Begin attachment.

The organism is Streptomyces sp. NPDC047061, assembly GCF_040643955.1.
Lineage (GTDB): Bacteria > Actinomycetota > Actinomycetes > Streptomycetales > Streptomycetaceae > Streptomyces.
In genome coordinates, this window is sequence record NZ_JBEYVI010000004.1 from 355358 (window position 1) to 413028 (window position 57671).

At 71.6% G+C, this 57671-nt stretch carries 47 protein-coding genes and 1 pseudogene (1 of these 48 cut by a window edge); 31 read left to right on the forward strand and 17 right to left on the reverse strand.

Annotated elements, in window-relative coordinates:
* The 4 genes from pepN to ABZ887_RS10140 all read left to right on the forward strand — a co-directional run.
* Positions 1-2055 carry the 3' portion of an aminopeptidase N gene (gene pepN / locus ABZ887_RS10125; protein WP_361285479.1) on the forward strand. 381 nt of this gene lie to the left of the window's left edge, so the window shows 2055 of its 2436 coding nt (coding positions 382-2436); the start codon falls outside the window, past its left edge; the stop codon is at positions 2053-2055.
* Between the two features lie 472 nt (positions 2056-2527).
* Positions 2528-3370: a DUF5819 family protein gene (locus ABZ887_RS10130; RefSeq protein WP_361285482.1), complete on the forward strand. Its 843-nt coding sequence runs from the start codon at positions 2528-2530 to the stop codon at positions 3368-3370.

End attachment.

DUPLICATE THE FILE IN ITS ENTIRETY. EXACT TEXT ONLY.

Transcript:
The organism is Streptomyces sp. NPDC047061, assembly GCF_040643955.1.
Lineage (GTDB): Bacteria > Actinomycetota > Actinomycetes > Streptomycetales > Streptomycetaceae > Streptomyces.
In genome coordinates, this window is sequence record NZ_JBEYVI010000004.1 from 355358 (window position 1) to 413028 (window position 57671).

At 71.6% G+C, this 57671-nt stretch carries 47 protein-coding genes and 1 pseudogene (1 of these 48 cut by a window edge); 31 read left to right on the forward strand and 17 right to left on the reverse strand.

Annotated elements, in window-relative coordinates:
* The 4 genes from pepN to ABZ887_RS10140 all read left to right on the forward strand — a co-directional run.
* Positions 1-2055 carry the 3' portion of an aminopeptidase N gene (gene pepN / locus ABZ887_RS10125; protein WP_361285479.1) on the forward strand. 381 nt of this gene lie to the left of the window's left edge, so the window shows 2055 of its 2436 coding nt (coding positions 382-2436); the start codon falls outside the window, past its left edge; the stop codon is at positions 2053-2055.
* Between the two features lie 472 nt (positions 2056-2527).
* Positions 2528-3370: a DUF5819 family protein gene (locus ABZ887_RS10130; RefSeq protein WP_361285482.1), complete on the forward strand. Its 843-nt coding sequence runs from the start codon at positions 2528-2530 to the stop codon at positions 3368-3370.